Media Education and Body Image

There’s significant evidence that media education can counter unrealistic media representations of men’s and women’s bodies. For example, a 2010 study found that showing the video Evolution (which was created by Dove to show how media images of women are manipulated) significantly reduced negative effects on confidence and body satisfaction of young girls when they looked at pictures of ultra-thin models afterwards. [1]

A meta-study of programs that have been designed to help youth deal with body image and eating disorders has shown that media education is one of the most successful strategies for dealing with these issues. [2] Similarly, an evaluation of Go Girls!, a media education program created by the National Eating Disorders Association in the U.S., found that media literacy skills helped high school girls increase their self-acceptance and feel more empowered when viewing media images of women’s bodies. Other studies have found that even brief, peer-guided workshops can effectively counteract messages that perpetuate unrealistic body images and promote unhealthy eating. [3]

To be effective, media literacy interventions need to be long-term; focus on critical thinking, questioning and discussion; invite active involvement through activities, rather than direct instruction; and teach key concepts of media literacy. [4]

The key concepts listed below are very helpful for framing discussions about media representation and body image. For each one, a series of questions has been provided that encourage youth to challenge media messages about how we should look:

Media are constructions that re-present reality. Ask:

  • Who created this media product?
  • What is its purpose?
  • What assumptions or beliefs do its creators have about body issues?

Media have social and ideological implications. Ask:

  • What body shapes are shown more positively or negatively than others?
  • Why might these body shapes be shown this way?
  • Which body shapes are not shown at all?
  • What conclusions might audiences draw based on these facts?

Media have commercial implications. Ask:

  • What is the commercial purpose of this media product (in other words, how will it help someone make money?)
  • How does this influence the content and how it’s communicated?
  • If no commercial purpose can be found, what other purposes might the media product have (for instance, to get attention for its creator or to convince audiences of a particular point of view.)
  • How do those purposes influence the content and how it’s communicated?

Audiences negotiate meaning in media. Ask:

  • How might different people see this media product differently?
  • How does this make you feel, based on how similar or different you are from the people portrayed in the media product?

Each medium has a unique form. Ask:

  • What techniques does the media product use to get your attention and to communicate its message?
  • In what ways are the images in the media product manipulated through various techniques (for example: lighting, makeup, camera angle, photo manipulation)?
  • What are the expectations of the genre (for example: print advertising, TV drama, music video) towards body shape?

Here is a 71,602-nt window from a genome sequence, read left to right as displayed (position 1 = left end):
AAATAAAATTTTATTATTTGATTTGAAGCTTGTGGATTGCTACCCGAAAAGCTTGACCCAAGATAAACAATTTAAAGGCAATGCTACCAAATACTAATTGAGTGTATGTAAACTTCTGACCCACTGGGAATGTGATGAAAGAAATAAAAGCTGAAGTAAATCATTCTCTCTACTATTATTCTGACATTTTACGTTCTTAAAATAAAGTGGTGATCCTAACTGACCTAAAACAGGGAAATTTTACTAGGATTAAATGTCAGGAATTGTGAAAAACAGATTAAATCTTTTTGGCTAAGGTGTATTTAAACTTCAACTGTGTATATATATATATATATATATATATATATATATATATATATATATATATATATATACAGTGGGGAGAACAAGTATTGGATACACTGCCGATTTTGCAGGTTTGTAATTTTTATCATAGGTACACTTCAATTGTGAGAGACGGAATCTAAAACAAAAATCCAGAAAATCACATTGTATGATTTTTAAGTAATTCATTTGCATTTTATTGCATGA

While the classroom is a natural place for media education (you can access MediaSmarts’s resources on body image and related issues here), it’s essential that education start at home. The importance of parents being positive and supportive of their children, both in terms of their physical appearance and their personal qualities, and in setting a good example when it comes to body shape and fitness is well known.  For instance, one study found that just talking to their mothers about breast size actually made college-age women less likely to undergo breast augmentation surgery. [5]

Less well known is the importance of parents helping their children understand media messages about how we should look. Parents who engage in media alongside their children, and who encourage them to question or think about what they see or hear are setting the groundwork for healthy media habits. As well, we can teach kids to ‘talk back’ to media through creative play, art and writing to help them work through the media messages they receive, and take charge of representations of themselves. [6]

[1] Halliwell E, Easun A, & Harcourt D (2010). Body dissatisfaction: Can a short media literacy message reduce negative media exposure effects amongst adolescent girls? British journal of health psychology PMID: 20687976.
[2] Zali Yager and Jennifer A. O’Dea. Prevention programs for body image and eating disorders on University campuses: a review of large, controlled interventions. Health Promot. Int. (2008) 23(2): 173-189.
[3] Piran et al, “GO GIRLS! Media Literacy, Activism and Advocacy Project,” Healthy Weight Journal (November-December 2000): 89-90.  
[4] Piran et al, “GO GIRLS! Media Literacy, Activism and Advocacy Project,” Healthy Weight Journal (November-December 2000): 89-90.
[5] Carney, M., “Using Media Literacy Education for Health Promotion: A Qualitative Meta-analysis of Effective Program Components.” Cable in the Classroom. 2006.
[6] D’Arcy Lyness. “Encouraging a Healthy Body Image.” KidsHealth, May 2009.
[7] J. Robyn Goodman & Kim Walsh-Childers, “Sculpting the Female Breast: How College Women Negotiate the Media’s Ideal Breast Image,” Journalism and Mass Communication Quarterly 81(3) Autumn 2004: 657.
[8] Levin, D. E., & Kilbourne, J. So sexy so soon: The new sexualized childhood, and what parents can do to protect their kids, 2008.